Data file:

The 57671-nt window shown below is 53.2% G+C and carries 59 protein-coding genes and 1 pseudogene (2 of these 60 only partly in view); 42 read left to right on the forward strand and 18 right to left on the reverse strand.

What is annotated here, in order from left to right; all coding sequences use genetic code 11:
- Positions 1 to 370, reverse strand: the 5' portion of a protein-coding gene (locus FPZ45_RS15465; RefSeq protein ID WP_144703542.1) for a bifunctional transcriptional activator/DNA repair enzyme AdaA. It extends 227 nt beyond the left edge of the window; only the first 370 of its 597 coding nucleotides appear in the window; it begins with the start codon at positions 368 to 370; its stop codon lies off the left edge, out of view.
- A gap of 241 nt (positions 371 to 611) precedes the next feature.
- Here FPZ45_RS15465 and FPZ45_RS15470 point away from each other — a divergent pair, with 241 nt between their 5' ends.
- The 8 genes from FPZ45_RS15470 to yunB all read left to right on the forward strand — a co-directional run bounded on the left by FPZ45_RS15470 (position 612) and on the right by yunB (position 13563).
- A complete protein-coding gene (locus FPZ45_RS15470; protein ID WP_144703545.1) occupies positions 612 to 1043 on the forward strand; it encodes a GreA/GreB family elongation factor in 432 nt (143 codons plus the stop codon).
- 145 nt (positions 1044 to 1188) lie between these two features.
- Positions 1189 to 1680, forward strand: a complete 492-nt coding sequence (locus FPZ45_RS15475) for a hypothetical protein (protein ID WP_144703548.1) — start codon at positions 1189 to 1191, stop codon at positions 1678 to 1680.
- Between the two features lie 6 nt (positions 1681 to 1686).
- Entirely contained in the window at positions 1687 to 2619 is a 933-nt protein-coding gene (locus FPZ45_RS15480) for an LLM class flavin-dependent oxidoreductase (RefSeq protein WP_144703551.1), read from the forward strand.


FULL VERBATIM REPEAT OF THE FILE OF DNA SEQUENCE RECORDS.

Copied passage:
The 57671-nt window shown below is 53.2% G+C and carries 59 protein-coding genes and 1 pseudogene (2 of these 60 only partly in view); 42 read left to right on the forward strand and 18 right to left on the reverse strand.

What is annotated here, in order from left to right; all coding sequences use genetic code 11:
- Positions 1 to 370, reverse strand: the 5' portion of a protein-coding gene (locus FPZ45_RS15465; RefSeq protein ID WP_144703542.1) for a bifunctional transcriptional activator/DNA repair enzyme AdaA. It extends 227 nt beyond the left edge of the window; only the first 370 of its 597 coding nucleotides appear in the window; it begins with the start codon at positions 368 to 370; its stop codon lies off the left edge, out of view.
- A gap of 241 nt (positions 371 to 611) precedes the next feature.
- Here FPZ45_RS15465 and FPZ45_RS15470 point away from each other — a divergent pair, with 241 nt between their 5' ends.
- The 8 genes from FPZ45_RS15470 to yunB all read left to right on the forward strand — a co-directional run bounded on the left by FPZ45_RS15470 (position 612) and on the right by yunB (position 13563).
- A complete protein-coding gene (locus FPZ45_RS15470; protein ID WP_144703545.1) occupies positions 612 to 1043 on the forward strand; it encodes a GreA/GreB family elongation factor in 432 nt (143 codons plus the stop codon).
- 145 nt (positions 1044 to 1188) lie between these two features.
- Positions 1189 to 1680, forward strand: a complete 492-nt coding sequence (locus FPZ45_RS15475) for a hypothetical protein (protein ID WP_144703548.1) — start codon at positions 1189 to 1191, stop codon at positions 1678 to 1680.
- Between the two features lie 6 nt (positions 1681 to 1686).
- Entirely contained in the window at positions 1687 to 2619 is a 933-nt protein-coding gene (locus FPZ45_RS15480) for an LLM class flavin-dependent oxidoreductase (RefSeq protein WP_144703551.1), read from the forward strand.